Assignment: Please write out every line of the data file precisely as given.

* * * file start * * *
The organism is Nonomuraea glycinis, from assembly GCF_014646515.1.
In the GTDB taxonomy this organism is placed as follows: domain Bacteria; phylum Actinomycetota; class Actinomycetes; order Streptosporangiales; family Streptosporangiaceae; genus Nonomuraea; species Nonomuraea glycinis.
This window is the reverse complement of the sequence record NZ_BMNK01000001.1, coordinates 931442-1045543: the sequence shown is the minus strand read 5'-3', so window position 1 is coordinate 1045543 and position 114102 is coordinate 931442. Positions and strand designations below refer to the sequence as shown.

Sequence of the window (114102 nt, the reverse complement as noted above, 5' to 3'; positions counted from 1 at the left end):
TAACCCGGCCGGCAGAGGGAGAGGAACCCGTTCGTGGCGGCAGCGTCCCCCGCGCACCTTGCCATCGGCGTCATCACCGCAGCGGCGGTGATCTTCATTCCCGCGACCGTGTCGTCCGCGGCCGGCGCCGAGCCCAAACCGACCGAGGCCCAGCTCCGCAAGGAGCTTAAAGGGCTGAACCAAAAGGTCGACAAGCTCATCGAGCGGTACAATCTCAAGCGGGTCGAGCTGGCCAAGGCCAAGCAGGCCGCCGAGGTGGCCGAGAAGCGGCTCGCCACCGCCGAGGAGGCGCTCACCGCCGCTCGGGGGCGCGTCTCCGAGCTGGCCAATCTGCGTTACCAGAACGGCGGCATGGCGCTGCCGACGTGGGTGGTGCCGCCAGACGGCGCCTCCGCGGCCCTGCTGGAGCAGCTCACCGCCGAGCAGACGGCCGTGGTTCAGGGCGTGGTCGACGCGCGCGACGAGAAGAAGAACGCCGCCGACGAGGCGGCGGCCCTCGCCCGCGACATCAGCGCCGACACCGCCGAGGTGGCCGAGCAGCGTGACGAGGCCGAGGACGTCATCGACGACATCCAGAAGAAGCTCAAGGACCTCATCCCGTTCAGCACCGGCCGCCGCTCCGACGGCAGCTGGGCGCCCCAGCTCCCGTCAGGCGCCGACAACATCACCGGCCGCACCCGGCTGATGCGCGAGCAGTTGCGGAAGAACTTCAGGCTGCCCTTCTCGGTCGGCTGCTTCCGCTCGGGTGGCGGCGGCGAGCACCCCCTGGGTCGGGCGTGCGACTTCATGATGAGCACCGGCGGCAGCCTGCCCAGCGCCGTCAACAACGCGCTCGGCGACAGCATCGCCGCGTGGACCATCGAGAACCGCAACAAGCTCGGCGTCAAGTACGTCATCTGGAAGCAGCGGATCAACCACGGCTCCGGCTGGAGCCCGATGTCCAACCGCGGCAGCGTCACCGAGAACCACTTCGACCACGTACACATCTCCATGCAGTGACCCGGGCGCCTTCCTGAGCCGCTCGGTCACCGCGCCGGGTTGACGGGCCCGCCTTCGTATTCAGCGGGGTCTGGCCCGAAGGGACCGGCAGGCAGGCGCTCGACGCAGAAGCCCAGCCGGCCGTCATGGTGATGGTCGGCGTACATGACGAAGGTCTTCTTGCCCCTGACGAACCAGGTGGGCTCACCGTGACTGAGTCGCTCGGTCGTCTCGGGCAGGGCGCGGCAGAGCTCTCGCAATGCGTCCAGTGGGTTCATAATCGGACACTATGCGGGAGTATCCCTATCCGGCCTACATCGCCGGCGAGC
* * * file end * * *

The organism is Nonomuraea glycinis, from assembly GCF_014646515.1.
In the GTDB taxonomy this organism is placed as follows: domain Bacteria; phylum Actinomycetota; class Actinomycetes; order Streptosporangiales; family Streptosporangiaceae; genus Nonomuraea; species Nonomuraea glycinis.
This window is the reverse complement of the sequence record NZ_BMNK01000001.1, coordinates 931442-1045543: the sequence shown is the minus strand read 5'-3', so window position 1 is coordinate 1045543 and position 114102 is coordinate 931442. Positions and strand designations below refer to the sequence as shown.

Sequence of the window (114102 nt, the reverse complement as noted above, 5' to 3'; positions counted from 1 at the left end):
TAACCCGGCCGGCAGAGGGAGAGGAACCCGTTCGTGGCGGCAGCGTCCCCCGCGCACCTTGCCATCGGCGTCATCACCGCAGCGGCGGTGATCTTCATTCCCGCGACCGTGTCGTCCGCGGCCGGCGCCGAGCCCAAACCGACCGAGGCCCAGCTCCGCAAGGAGCTTAAAGGGCTGAACCAAAAGGTCGACAAGCTCATCGAGCGGTACAATCTCAAGCGGGTCGAGCTGGCCAAGGCCAAGCAGGCCGCCGAGGTGGCCGAGAAGCGGCTCGCCACCGCCGAGGAGGCGCTCACCGCCGCTCGGGGGCGCGTCTCCGAGCTGGCCAATCTGCGTTACCAGAACGGCGGCATGGCGCTGCCGACGTGGGTGGTGCCGCCAGACGGCGCCTCCGCGGCCCTGCTGGAGCAGCTCACCGCCGAGCAGACGGCCGTGGTTCAGGGCGTGGTCGACGCGCGCGACGAGAAGAAGAACGCCGCCGACGAGGCGGCGGCCCTCGCCCGCGACATCAGCGCCGACACCGCCGAGGTGGCCGAGCAGCGTGACGAGGCCGAGGACGTCATCGACGACATCCAGAAGAAGCTCAAGGACCTCATCCCGTTCAGCACCGGCCGCCGCTCCGACGGCAGCTGGGCGCCCCAGCTCCCGTCAGGCGCCGACAACATCACCGGCCGCACCCGGCTGATGCGCGAGCAGTTGCGGAAGAACTTCAGGCTGCCCTTCTCGGTCGGCTGCTTCCGCTCGGGTGGCGGCGGCGAGCACCCCCTGGGTCGGGCGTGCGACTTCATGATGAGCACCGGCGGCAGCCTGCCCAGCGCCGTCAACAACGCGCTCGGCGACAGCATCGCCGCGTGGACCATCGAGAACCGCAACAAGCTCGGCGTCAAGTACGTCATCTGGAAGCAGCGGATCAACCACGGCTCCGGCTGGAGCCCGATGTCCAACCGCGGCAGCGTCACCGAGAACCACTTCGACCACGTACACATCTCCATGCAGTGACCCGGGCGCCTTCCTGAGCCGCTCGGTCACCGCGCCGGGTTGACGGGCCCGCCTTCGTATTCAGCGGGGTCTGGCCCGAAGGGACCGGCAGGCAGGCGCTCGACGCAGAAGCCCAGCCGGCCGTCATGGTGATGGTCGGCGTACATGACGAAGGTCTTCTTGCCCCTGACGAACCAGGTGGGCTCACCGTGACTGAGTCGCTCGGTCGTCTCGGGCAGGGCGCGGCAGAGCTCTCGCAATGCGTCCAGTGGGTTCATAATCGGACACTATGCGGGAGTATCCCTATCCGGCCTACATCGCCGGCGAGC